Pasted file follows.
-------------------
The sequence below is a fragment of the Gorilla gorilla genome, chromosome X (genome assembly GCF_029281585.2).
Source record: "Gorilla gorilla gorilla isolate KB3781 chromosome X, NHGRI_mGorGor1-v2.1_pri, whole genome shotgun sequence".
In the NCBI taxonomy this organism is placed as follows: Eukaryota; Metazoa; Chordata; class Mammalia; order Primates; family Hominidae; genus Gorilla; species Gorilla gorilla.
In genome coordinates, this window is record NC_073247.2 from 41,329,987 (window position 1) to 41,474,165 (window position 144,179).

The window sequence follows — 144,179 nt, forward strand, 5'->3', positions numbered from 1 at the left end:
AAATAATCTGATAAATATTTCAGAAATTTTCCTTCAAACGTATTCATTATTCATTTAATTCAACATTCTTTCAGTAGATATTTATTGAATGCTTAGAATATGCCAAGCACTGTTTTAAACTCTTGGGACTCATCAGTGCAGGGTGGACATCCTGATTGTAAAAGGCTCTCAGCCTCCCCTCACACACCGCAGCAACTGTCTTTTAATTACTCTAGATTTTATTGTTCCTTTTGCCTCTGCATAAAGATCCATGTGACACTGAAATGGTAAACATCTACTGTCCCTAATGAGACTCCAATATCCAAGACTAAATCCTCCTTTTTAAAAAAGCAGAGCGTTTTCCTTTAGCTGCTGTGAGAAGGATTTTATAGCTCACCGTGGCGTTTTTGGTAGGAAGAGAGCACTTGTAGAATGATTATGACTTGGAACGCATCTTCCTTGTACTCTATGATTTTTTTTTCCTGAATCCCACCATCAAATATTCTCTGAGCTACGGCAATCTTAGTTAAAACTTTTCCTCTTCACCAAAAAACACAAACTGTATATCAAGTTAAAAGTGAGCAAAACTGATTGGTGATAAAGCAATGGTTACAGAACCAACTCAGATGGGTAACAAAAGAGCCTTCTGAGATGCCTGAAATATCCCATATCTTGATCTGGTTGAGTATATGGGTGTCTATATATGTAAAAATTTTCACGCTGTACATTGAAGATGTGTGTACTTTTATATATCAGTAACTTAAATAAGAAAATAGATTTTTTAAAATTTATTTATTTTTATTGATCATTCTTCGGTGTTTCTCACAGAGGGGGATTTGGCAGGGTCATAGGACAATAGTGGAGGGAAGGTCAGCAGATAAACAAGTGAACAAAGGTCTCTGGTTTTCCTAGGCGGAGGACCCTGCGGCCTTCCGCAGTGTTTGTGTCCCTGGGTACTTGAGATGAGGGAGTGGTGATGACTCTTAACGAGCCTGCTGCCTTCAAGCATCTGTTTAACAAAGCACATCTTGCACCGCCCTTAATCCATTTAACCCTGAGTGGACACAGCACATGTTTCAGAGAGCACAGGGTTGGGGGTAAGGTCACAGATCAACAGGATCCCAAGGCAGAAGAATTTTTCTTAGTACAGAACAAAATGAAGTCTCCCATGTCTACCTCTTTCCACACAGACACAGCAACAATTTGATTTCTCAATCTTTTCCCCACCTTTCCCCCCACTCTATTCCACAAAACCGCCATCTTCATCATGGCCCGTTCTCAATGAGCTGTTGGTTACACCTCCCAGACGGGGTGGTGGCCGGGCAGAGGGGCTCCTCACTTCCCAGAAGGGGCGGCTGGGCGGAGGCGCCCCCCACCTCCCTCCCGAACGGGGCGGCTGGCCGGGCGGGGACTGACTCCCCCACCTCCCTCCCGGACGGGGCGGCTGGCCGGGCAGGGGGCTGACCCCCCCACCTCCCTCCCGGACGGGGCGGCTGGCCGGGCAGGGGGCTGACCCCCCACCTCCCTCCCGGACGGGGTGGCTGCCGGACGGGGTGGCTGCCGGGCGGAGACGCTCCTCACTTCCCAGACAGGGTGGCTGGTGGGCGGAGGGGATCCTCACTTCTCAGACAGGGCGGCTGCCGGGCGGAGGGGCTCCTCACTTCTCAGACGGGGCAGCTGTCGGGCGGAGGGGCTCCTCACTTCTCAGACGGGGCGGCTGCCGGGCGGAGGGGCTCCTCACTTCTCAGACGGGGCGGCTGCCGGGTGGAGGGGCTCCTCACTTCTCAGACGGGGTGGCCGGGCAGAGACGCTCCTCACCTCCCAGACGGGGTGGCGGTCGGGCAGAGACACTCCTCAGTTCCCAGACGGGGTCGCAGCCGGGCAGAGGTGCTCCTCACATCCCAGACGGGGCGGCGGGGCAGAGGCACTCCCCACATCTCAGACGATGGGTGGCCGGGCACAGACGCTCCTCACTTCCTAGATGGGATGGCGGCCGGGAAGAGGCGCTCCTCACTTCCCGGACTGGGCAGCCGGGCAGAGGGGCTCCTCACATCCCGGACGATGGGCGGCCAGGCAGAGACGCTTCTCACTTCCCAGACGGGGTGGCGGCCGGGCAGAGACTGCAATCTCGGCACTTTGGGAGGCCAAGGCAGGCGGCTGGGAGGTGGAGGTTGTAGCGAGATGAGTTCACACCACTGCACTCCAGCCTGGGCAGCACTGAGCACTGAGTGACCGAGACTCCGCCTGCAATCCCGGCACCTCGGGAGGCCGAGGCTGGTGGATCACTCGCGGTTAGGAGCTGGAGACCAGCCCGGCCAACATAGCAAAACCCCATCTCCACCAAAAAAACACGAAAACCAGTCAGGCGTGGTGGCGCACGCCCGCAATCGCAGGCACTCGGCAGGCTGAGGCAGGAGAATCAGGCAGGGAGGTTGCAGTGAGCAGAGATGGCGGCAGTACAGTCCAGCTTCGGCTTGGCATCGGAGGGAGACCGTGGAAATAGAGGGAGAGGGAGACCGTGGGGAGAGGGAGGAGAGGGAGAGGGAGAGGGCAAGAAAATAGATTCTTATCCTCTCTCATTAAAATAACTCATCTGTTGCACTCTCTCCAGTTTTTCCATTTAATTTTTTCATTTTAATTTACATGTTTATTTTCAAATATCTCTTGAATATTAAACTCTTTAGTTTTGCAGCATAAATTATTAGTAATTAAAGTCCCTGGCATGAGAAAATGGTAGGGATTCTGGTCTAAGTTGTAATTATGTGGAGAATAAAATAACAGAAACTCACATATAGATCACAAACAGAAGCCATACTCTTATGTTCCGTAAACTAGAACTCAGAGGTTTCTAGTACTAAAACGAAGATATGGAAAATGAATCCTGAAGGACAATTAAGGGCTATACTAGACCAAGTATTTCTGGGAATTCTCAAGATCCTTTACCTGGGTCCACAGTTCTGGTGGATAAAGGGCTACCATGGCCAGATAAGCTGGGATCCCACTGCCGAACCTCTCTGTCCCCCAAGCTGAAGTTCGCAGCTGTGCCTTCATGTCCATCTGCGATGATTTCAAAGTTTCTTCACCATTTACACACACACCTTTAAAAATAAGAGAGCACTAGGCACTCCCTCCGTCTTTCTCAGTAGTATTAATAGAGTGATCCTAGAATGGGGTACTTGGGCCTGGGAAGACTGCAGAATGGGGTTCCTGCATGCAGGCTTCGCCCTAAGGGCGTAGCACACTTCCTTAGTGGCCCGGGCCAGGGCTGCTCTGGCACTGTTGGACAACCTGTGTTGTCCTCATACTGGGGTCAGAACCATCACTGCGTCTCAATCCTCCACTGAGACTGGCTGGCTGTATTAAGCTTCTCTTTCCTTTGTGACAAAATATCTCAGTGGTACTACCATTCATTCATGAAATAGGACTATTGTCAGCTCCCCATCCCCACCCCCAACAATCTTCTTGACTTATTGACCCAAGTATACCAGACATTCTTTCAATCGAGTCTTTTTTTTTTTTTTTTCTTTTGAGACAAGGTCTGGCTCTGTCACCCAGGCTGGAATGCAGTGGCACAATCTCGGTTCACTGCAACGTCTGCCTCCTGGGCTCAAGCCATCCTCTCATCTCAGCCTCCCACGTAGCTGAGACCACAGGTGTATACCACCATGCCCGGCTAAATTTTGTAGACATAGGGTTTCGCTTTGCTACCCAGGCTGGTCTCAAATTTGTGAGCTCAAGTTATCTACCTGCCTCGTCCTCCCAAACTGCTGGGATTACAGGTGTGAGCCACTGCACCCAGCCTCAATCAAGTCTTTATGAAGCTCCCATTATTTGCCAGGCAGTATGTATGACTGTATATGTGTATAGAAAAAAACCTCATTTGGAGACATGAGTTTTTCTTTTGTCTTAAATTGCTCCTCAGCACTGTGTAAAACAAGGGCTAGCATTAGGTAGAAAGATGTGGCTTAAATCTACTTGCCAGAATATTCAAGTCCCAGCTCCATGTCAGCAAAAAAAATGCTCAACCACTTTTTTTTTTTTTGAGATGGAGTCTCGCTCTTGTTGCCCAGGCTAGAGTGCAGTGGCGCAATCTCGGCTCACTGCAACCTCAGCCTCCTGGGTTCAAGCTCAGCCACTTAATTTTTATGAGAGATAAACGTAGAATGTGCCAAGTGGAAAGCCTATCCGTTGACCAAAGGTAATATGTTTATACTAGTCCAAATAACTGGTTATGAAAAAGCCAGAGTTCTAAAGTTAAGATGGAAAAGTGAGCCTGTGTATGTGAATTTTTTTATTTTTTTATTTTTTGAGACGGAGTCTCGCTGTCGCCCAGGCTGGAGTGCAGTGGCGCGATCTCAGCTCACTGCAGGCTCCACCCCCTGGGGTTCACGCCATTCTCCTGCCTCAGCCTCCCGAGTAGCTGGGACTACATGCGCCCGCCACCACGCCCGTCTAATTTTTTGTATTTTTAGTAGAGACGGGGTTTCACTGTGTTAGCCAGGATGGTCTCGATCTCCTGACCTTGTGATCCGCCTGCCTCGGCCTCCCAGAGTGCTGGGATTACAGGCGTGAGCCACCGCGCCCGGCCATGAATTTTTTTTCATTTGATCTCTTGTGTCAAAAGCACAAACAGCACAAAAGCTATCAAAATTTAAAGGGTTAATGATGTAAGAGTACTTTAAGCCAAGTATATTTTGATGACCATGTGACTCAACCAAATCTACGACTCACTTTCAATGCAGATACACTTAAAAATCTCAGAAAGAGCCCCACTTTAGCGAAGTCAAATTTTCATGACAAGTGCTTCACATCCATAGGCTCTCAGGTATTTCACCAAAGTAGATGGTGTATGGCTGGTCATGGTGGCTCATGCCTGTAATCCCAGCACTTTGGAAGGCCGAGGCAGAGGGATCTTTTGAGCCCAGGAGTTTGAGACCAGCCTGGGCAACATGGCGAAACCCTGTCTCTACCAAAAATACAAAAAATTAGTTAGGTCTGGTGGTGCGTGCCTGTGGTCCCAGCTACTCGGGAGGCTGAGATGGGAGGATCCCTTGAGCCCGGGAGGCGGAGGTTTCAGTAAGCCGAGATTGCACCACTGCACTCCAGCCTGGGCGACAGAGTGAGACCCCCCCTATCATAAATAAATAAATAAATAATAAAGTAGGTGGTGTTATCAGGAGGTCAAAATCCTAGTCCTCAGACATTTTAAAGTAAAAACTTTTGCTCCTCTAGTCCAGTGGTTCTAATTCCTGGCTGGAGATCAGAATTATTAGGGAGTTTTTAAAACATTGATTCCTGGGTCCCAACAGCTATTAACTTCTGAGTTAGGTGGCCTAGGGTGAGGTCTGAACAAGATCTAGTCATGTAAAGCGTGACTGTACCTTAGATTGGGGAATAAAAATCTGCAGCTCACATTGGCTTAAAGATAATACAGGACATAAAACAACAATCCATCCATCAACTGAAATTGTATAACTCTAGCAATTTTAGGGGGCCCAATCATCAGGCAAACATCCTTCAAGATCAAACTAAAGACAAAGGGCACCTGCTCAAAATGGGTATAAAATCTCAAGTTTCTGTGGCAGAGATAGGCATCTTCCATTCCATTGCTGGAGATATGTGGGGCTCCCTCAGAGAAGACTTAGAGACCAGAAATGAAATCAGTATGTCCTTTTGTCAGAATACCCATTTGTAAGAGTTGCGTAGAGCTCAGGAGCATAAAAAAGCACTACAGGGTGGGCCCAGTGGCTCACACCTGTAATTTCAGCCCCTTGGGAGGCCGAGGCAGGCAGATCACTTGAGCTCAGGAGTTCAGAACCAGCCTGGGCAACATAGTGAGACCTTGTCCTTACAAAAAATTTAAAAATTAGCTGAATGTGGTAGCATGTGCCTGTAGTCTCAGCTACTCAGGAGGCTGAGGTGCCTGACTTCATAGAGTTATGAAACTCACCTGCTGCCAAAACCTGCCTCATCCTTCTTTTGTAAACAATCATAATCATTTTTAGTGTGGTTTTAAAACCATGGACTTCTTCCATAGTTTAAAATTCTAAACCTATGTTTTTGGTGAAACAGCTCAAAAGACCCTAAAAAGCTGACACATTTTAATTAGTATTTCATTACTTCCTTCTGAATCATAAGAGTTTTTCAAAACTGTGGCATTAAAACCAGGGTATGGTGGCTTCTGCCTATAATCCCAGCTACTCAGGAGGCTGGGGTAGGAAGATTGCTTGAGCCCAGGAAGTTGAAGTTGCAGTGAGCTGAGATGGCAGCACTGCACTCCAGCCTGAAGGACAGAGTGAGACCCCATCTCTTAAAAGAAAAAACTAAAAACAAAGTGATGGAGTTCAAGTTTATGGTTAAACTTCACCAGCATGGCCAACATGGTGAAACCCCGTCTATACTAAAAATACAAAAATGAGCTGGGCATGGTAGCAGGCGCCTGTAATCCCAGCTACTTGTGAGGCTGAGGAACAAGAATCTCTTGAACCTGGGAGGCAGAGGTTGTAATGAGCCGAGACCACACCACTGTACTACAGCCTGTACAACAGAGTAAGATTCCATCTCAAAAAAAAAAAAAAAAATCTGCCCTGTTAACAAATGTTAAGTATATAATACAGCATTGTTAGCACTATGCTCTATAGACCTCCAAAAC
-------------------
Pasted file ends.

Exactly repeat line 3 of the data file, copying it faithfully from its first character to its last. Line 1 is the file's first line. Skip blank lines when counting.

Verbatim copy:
In the NCBI taxonomy this organism is placed as follows: Eukaryota; Metazoa; Chordata; class Mammalia; order Primates; family Hominidae; genus Gorilla; species Gorilla gorilla.